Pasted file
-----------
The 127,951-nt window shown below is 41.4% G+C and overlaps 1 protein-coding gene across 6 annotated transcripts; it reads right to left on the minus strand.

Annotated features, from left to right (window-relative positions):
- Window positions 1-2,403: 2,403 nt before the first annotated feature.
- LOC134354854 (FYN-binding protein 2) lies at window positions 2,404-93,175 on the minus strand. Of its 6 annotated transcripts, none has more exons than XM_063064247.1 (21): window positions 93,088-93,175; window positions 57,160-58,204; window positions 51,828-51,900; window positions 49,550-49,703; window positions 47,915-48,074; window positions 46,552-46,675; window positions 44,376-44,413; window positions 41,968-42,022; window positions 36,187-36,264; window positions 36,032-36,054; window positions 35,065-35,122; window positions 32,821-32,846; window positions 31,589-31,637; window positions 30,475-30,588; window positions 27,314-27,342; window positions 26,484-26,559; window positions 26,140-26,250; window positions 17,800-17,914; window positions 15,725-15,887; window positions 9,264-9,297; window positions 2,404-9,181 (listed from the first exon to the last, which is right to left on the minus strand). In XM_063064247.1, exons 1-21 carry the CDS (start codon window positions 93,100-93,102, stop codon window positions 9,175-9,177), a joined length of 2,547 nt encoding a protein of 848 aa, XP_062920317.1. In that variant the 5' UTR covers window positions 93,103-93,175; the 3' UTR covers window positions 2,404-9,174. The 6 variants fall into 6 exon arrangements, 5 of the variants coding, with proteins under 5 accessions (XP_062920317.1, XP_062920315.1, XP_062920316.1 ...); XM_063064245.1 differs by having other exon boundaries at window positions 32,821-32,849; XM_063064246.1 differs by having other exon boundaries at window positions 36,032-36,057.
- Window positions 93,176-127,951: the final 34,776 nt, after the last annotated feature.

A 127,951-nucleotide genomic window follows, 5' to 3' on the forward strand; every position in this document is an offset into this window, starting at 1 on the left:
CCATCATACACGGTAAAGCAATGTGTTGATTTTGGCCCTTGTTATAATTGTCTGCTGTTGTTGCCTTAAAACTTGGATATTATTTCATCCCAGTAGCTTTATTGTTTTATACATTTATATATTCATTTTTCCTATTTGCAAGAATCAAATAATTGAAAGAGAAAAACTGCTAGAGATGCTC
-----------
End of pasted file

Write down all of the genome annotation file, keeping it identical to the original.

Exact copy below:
The 127,951-nt window shown below is 41.4% G+C and overlaps 1 protein-coding gene across 6 annotated transcripts; it reads right to left on the minus strand.

Annotated features, from left to right (window-relative positions):
- Window positions 1-2,403: 2,403 nt before the first annotated feature.
- LOC134354854 (FYN-binding protein 2) lies at window positions 2,404-93,175 on the minus strand. Of its 6 annotated transcripts, none has more exons than XM_063064247.1 (21): window positions 93,088-93,175; window positions 57,160-58,204; window positions 51,828-51,900; window positions 49,550-49,703; window positions 47,915-48,074; window positions 46,552-46,675; window positions 44,376-44,413; window positions 41,968-42,022; window positions 36,187-36,264; window positions 36,032-36,054; window positions 35,065-35,122; window positions 32,821-32,846; window positions 31,589-31,637; window positions 30,475-30,588; window positions 27,314-27,342; window positions 26,484-26,559; window positions 26,140-26,250; window positions 17,800-17,914; window positions 15,725-15,887; window positions 9,264-9,297; window positions 2,404-9,181 (listed from the first exon to the last, which is right to left on the minus strand). In XM_063064247.1, exons 1-21 carry the CDS (start codon window positions 93,100-93,102, stop codon window positions 9,175-9,177), a joined length of 2,547 nt encoding a protein of 848 aa, XP_062920317.1. In that variant the 5' UTR covers window positions 93,103-93,175; the 3' UTR covers window positions 2,404-9,174. The 6 variants fall into 6 exon arrangements, 5 of the variants coding, with proteins under 5 accessions (XP_062920317.1, XP_062920315.1, XP_062920316.1 ...); XM_063064245.1 differs by having other exon boundaries at window positions 32,821-32,849; XM_063064246.1 differs by having other exon boundaries at window positions 36,032-36,057.
- Window positions 93,176-127,951: the final 34,776 nt, after the last annotated feature.

A 127,951-nucleotide genomic window follows, 5' to 3' on the forward strand; every position in this document is an offset into this window, starting at 1 on the left:
CCATCATACACGGTAAAGCAATGTGTTGATTTTGGCCCTTGTTATAATTGTCTGCTGTTGTTGCCTTAAAACTTGGATATTATTTCATCCCAGTAGCTTTATTGTTTTATACATTTATATATTCATTTTTCCTATTTGCAAGAATCAAATAATTGAAAGAGAAAAACTGCTAGAGATGCTC